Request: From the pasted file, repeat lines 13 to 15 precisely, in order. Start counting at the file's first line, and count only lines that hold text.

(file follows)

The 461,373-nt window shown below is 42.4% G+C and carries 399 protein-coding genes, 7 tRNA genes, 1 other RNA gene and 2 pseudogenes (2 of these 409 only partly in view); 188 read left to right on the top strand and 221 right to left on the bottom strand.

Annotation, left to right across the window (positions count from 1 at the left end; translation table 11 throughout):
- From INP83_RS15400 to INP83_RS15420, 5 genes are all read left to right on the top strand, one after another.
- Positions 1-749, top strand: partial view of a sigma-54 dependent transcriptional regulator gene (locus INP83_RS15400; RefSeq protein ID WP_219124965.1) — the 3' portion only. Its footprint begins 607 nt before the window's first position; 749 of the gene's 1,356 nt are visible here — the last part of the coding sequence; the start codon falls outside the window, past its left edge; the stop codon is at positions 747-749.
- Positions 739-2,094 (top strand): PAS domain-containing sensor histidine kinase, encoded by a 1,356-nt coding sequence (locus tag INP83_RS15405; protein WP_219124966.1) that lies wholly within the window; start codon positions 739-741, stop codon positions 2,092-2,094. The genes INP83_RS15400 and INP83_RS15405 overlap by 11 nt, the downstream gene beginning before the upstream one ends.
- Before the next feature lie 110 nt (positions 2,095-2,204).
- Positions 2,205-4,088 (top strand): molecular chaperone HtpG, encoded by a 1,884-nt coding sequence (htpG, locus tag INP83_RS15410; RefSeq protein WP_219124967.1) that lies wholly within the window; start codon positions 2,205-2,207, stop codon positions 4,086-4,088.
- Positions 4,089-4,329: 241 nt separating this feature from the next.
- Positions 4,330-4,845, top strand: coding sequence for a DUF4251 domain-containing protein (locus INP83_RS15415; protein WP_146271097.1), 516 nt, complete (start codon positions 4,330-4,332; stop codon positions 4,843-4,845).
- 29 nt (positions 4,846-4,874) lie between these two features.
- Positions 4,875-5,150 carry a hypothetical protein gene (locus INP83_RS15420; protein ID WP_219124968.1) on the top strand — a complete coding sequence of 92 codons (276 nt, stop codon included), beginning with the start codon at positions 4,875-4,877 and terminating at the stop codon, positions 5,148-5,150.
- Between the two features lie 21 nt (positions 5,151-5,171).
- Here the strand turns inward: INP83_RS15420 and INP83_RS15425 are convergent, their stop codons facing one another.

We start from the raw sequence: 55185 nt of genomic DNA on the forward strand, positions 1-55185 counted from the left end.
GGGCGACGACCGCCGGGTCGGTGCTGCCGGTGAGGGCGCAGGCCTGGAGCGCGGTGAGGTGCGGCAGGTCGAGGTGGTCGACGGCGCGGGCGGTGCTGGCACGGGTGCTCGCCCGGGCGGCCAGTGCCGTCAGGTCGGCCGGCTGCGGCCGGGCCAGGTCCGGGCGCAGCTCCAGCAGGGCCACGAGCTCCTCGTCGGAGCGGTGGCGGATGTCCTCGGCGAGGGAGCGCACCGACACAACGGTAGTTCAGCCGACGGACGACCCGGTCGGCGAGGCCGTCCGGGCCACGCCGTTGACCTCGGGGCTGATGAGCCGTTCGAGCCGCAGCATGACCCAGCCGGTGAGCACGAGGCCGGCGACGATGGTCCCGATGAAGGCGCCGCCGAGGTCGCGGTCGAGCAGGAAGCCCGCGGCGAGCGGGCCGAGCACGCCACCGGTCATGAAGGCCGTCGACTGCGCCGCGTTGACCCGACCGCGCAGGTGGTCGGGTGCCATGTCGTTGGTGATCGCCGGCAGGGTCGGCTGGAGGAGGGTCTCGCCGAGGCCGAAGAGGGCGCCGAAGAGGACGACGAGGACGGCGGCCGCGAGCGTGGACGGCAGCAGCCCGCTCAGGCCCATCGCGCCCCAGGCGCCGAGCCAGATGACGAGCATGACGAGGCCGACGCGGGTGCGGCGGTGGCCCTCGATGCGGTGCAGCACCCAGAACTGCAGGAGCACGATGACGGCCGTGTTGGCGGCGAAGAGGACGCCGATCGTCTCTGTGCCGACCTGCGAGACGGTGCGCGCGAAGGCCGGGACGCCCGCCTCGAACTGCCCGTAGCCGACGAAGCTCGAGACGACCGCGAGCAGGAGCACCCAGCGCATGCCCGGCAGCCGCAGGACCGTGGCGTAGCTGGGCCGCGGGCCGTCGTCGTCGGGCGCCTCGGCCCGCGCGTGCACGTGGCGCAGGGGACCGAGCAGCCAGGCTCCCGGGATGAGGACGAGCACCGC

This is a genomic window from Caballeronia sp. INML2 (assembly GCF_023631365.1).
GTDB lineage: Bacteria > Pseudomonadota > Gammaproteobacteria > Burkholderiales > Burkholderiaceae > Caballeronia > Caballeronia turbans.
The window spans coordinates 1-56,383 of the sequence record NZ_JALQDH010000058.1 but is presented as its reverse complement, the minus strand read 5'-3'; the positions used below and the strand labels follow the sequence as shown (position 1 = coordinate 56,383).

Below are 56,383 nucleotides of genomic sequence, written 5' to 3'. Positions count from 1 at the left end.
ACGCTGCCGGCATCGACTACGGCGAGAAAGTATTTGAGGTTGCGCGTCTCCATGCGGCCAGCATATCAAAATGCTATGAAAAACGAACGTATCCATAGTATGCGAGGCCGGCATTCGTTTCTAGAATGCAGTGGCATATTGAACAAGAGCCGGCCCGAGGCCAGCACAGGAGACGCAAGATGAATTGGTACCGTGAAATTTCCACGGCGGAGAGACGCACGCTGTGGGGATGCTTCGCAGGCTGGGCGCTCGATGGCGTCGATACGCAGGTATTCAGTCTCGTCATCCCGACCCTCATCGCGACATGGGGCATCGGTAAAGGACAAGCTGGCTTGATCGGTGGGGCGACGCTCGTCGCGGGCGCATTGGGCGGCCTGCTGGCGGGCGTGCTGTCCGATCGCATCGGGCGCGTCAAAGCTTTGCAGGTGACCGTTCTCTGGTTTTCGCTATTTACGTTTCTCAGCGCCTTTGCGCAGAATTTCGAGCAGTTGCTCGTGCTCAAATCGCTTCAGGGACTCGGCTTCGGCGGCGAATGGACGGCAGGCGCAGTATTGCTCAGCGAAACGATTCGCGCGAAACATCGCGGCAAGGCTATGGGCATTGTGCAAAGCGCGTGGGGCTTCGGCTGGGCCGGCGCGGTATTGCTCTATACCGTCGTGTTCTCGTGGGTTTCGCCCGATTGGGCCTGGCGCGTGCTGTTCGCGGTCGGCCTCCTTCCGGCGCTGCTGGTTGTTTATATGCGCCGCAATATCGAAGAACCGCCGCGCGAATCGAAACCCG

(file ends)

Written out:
- Here the strand turns inward: INP83_RS15420 and INP83_RS15425 are convergent, their stop codons facing one another.

We start from the raw sequence: 55185 nt of genomic DNA on the forward strand, positions 1-55185 counted from the left end.
GGGCGACGACCGCCGGGTCGGTGCTGCCGGTGAGGGCGCAGGCCTGGAGCGCGGTGAGGTGCGGCAGGTCGAGGTGGTCGACGGCGCGGGCGGTGCTGGCACGGGTGCTCGCCCGGGCGGCCAGTGCCGTCAGGTCGGCCGGCTGCGGCCGGGCCAGGTCCGGGCGCAGCTCCAGCAGGGCCACGAGCTCCTCGTCGGAGCGGTGGCGGATGTCCTCGGCGAGGGAGCGCACCGACACAACGGTAGTTCAGCCGACGGACGACCCGGTCGGCGAGGCCGTCCGGGCCACGCCGTTGACCTCGGGGCTGATGAGCCGTTCGAGCCGCAGCATGACCCAGCCGGTGAGCACGAGGCCGGCGACGATGGTCCCGATGAAGGCGCCGCCGAGGTCGCGGTCGAGCAGGAAGCCCGCGGCGAGCGGGCCGAGCACGCCACCGGTCATGAAGGCCGTCGACTGCGCCGCGTTGACCCGACCGCGCAGGTGGTCGGGTGCCATGTCGTTGGTGATCGCCGGCAGGGTCGGCTGGAGGAGGGTCTCGCCGAGGCCGAAGAGGGCGCCGAAGAGGACGACGAGGACGGCGGCCGCGAGCGTGGACGGCAGCAGCCCGCTCAGGCCCATCGCGCCCCAGGCGCCGAGCCAGATGACGAGCATGACGAGGCCGACGCGGGTGCGGCGGTGGCCCTCGATGCGGTGCAGCACCCAGAACTGCAGGAGCACGATGACGGCCGTGTTGGCGGCGAAGAGGACGCCGATCGTCTCTGTGCCGACCTGCGAGACGGTGCGCGCGAAGGCCGGGACGCCCGCCTCGAACTGCCCGTAGCCGACGAAGCTCGAGACGACCGCGAGCAGGAGCACCCAGCGCATGCCCGGCAGCCGCAGGACCGTGGCGTAGCTGGGCCGCGGGCCGTCGTCGTCGGGCGCCTCGGCCCGCGCGTGCACGTGGCGCAGGGGACCGAGCAGCCAGGCTCCCGGGATGAGGACGAGCACCGC